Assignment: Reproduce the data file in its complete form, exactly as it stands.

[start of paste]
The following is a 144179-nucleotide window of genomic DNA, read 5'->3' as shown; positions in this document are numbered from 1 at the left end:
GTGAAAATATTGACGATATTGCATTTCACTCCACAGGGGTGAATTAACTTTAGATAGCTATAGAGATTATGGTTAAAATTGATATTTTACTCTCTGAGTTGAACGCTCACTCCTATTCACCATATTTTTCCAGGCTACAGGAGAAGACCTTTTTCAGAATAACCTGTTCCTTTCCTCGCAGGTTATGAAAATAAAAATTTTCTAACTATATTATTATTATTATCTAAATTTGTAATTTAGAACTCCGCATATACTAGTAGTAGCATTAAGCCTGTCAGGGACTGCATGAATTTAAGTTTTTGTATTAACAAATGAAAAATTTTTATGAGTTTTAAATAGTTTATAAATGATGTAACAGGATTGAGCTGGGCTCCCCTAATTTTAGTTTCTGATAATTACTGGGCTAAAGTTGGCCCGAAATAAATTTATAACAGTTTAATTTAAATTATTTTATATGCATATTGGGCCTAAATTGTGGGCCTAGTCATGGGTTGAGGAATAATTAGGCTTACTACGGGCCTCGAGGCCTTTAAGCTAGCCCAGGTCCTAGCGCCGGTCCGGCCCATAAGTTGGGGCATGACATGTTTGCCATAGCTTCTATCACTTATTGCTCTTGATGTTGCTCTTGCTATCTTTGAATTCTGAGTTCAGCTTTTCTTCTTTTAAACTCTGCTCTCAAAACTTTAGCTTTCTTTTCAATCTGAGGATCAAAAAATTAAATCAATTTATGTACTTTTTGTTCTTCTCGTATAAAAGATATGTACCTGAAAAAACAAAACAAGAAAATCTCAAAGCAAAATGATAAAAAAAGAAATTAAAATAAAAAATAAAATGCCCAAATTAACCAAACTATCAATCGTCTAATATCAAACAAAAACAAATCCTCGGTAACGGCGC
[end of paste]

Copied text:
The following is a 144179-nucleotide window of genomic DNA, read 5'->3' as shown; positions in this document are numbered from 1 at the left end:
GTGAAAATATTGACGATATTGCATTTCACTCCACAGGGGTGAATTAACTTTAGATAGCTATAGAGATTATGGTTAAAATTGATATTTTACTCTCTGAGTTGAACGCTCACTCCTATTCACCATATTTTTCCAGGCTACAGGAGAAGACCTTTTTCAGAATAACCTGTTCCTTTCCTCGCAGGTTATGAAAATAAAAATTTTCTAACTATATTATTATTATTATCTAAATTTGTAATTTAGAACTCCGCATATACTAGTAGTAGCATTAAGCCTGTCAGGGACTGCATGAATTTAAGTTTTTGTATTAACAAATGAAAAATTTTTATGAGTTTTAAATAGTTTATAAATGATGTAACAGGATTGAGCTGGGCTCCCCTAATTTTAGTTTCTGATAATTACTGGGCTAAAGTTGGCCCGAAATAAATTTATAACAGTTTAATTTAAATTATTTTATATGCATATTGGGCCTAAATTGTGGGCCTAGTCATGGGTTGAGGAATAATTAGGCTTACTACGGGCCTCGAGGCCTTTAAGCTAGCCCAGGTCCTAGCGCCGGTCCGGCCCATAAGTTGGGGCATGACATGTTTGCCATAGCTTCTATCACTTATTGCTCTTGATGTTGCTCTTGCTATCTTTGAATTCTGAGTTCAGCTTTTCTTCTTTTAAACTCTGCTCTCAAAACTTTAGCTTTCTTTTCAATCTGAGGATCAAAAAATTAAATCAATTTATGTACTTTTTGTTCTTCTCGTATAAAAGATATGTACCTGAAAAAACAAAACAAGAAAATCTCAAAGCAAAATGATAAAAAAAGAAATTAAAATAAAAAATAAAATGCCCAAATTAACCAAACTATCAATCGTCTAATATCAAACAAAAACAAATCCTCGGTAACGGCGC